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Using Rhodiola to Manage Stress

Written by Dr. Group, DC Founder
Rhodiola can help manage stress

Mental wellness is the cornerstone to optimal health, because it’s your thoughts and emotions that influence the state of your body. Epigenetics shows that our emotions play a powerful role in dictating the health of our cells, and some research shows that emotions have a way of influencing the expression of certain genetic tendencies. Mental imbalance is a serious debilitating issue that can undermine your nutrition and fitness efforts, so finding natural ways to approach it is paramount to good quality of life. Rhodiola rosea is an herb is one such natural approach that shows promise for lifting mood and managing anxiety, stress, and cognitive support. In addition to uncovering the root cause of these symptoms, you may wish to incorporate this powerful plant into your daily mental wellness plan.

A Natural Approach to Mental Balance

Rhodiola rosea has become increasingly popular in the West, particularly for supporting physical and mental endurance.[1, 2]A recent 2015 study examined Rhodiola and found that supplementation with the herb improved self-reported symptoms of stress, anxiety, and mood disorders.[3] While this study was not controlled with a placebo, researchers note that the results were unlikely to be the placebo effect in that the improvement gradually changed instead of being instantaneous following supplementation.

Another recently published study showed improved stress tolerance in silkworms following intake of Rhodiola extract.[4] It also altered the concentration of glutathione, a powerful antioxidant known for its protective effects against free radicals. In addition to these benefits, Rhodiola also extended the lifespan of the worm, giving nod to its potential in the field of anti-aging. While clearly a small glimpse into its benefits (silkworms and humans aren’t exactly the same biologically), it reinforces past research in both humans and animals that the herb may reduce the stress response and improve overall quality of life.[5]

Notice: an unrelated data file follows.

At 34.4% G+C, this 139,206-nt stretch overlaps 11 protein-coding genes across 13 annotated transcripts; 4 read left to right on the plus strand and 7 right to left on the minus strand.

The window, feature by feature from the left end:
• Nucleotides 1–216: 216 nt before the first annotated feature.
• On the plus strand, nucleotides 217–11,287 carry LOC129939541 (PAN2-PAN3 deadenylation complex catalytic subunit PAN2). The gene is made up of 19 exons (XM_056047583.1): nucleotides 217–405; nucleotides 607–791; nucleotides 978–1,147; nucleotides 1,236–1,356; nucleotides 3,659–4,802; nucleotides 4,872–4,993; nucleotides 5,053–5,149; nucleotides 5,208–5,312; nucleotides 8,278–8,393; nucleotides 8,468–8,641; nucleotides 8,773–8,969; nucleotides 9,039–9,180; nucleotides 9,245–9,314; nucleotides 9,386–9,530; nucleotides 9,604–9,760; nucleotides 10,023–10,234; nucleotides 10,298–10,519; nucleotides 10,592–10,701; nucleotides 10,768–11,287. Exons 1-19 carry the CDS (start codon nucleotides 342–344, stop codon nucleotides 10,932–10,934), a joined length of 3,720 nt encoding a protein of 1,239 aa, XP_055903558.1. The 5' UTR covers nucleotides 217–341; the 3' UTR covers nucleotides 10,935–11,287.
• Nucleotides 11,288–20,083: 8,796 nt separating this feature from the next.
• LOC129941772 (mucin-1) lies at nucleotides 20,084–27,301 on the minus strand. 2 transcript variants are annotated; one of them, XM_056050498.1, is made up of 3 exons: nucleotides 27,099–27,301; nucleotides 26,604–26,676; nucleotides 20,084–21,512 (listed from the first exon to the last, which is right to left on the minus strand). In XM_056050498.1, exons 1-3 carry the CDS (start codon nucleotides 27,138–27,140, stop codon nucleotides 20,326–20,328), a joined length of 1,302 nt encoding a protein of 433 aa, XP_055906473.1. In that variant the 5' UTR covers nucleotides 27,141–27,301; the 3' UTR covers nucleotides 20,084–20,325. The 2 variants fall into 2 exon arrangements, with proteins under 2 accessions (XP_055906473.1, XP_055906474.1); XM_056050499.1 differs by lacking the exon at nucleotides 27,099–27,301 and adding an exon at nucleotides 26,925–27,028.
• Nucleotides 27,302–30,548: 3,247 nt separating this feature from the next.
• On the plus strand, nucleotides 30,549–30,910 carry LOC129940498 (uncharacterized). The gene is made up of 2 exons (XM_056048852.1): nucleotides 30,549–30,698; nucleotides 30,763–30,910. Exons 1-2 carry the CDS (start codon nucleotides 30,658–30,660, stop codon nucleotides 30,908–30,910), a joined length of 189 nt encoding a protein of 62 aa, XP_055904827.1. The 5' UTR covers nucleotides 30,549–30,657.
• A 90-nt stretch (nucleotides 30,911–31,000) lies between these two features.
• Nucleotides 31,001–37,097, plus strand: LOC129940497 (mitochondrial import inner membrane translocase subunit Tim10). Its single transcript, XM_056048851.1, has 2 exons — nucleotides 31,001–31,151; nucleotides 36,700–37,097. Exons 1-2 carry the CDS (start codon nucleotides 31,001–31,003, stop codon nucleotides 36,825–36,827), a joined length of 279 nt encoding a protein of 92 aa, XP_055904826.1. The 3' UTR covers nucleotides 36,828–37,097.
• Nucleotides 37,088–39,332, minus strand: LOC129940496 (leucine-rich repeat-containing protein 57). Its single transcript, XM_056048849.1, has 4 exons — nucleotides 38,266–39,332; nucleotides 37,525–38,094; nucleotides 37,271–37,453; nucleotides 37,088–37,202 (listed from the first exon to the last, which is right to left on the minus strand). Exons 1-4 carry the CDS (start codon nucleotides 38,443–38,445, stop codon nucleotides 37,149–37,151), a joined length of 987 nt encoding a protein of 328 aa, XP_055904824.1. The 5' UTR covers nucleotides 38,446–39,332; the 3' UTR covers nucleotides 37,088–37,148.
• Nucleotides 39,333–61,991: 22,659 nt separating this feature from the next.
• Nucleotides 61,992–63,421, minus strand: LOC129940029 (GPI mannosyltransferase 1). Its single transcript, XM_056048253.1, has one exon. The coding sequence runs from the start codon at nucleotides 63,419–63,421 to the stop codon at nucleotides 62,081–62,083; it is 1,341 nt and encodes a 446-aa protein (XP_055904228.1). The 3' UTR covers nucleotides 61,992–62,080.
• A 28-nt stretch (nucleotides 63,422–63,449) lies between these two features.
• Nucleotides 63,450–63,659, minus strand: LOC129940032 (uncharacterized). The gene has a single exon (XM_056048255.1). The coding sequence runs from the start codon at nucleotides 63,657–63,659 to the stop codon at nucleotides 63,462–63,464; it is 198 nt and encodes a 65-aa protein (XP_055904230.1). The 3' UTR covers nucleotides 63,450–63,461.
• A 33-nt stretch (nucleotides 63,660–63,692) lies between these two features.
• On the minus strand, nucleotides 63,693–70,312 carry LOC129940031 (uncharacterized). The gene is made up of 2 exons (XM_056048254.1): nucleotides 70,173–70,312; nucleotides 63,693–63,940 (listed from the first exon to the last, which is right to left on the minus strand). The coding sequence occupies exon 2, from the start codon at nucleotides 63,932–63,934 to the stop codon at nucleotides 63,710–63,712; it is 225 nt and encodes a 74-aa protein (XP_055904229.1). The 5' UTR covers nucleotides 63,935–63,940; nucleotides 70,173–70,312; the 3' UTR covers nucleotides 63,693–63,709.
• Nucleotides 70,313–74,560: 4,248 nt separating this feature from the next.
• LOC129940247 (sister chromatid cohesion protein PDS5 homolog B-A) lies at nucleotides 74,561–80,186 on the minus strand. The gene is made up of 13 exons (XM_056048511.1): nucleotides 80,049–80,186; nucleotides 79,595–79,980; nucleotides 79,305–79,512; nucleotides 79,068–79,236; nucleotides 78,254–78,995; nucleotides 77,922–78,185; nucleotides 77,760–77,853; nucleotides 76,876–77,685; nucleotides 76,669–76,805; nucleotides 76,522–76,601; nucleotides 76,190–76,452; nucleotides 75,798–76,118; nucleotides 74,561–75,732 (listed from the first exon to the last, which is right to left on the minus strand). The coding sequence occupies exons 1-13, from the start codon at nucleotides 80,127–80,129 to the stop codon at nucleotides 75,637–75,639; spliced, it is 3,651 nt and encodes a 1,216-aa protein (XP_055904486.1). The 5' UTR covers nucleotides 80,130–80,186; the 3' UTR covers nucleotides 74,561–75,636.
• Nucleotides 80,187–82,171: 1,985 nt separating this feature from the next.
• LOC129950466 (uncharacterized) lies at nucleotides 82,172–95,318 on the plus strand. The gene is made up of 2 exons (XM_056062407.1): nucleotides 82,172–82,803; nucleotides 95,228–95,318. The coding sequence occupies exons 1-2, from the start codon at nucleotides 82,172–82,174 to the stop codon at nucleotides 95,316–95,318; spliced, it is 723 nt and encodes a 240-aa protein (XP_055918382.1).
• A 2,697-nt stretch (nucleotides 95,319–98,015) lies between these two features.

How to Manage Stress Naturally

Stress is a natural aspect of life, and without it we wouldn’t be able to handle certain situations appropriately. The key is to manage the stress you have so that it doesn’t overtake your life. One of the key ways to reduce the stress response is to exercise. This natural (and free) component of a healthy lifestyle helps you exert excess energy that may be causing undue stress, anxiety, or mood-related symptoms. It also helps to increase energy in the long run, boosts endorphins, and improves critical thinking skills.[6] Meditation is also a powerful way to silent the incessant “chatter” that comes with overthinking. Proper nutrition is also important for receiving vital nutrients needed for brain health, so be sure you’re eating a mostly raw, plant-based diet with a variety of foods.

References (6)
  1. Sana Ishaque, Larissa Shamseer, Cecilia Bukutu, and Sunita Vohra. Rhodiola rosea for physical and mental fatigue: a systematic review. BMC Complement Altern Med. 2012; 12: 70. doi: 10.1186/1472-6882-12-70.
  2. Noreen EE1, Buckley JG, Lewis SL, Brandauer J, Stuempfle KJ. The effects of an acute dose of Rhodiola rosea on endurance exercise performance. J Strength Cond Res. 2013 Mar;27(3):839-47. doi: 10.1519/JSC.0b013e31825d9799.
  3. Cropley M1, Banks AP1, Boyle J. The Effects of Rhodiola rosea L. Extract on Anxiety, Stress, Cognition and Other Mood Symptoms. Phytother Res. 2015 Oct 27. doi: 10.1002/ptr.5486.
  4. Chen C1,2, Song J1,2, Chen M1,2, et al. Rhodiola rosea extends lifespan and improves stress tolerance in silkworm, Bombyx mori. Biogerontology. 2015 Oct 24.
  5. Olsson EM1, von Schéele B, Panossian AG. A randomised, double-blind, placebo-controlled, parallel-group study of the standardised extract shr-5 of the roots of Rhodiola rosea in the treatment of subjects with stress-related fatigue. Planta Med. 2009 Feb;75(2):105-12. doi: 10.1055/s-0028-1088346.
  6. Fernando Gomez-Pinilla1, and Charles Hillman2. The Influence of Exercise on Cognitive Abilities. Compr Physiol. 2013 Jan; 3(1): 403–428. doi: 10.1002/cphy.c110063.

†Results may vary. Information and statements made are for education purposes and are not intended to replace the advice of your doctor. If you have a severe medical condition or health concern, see your physician.


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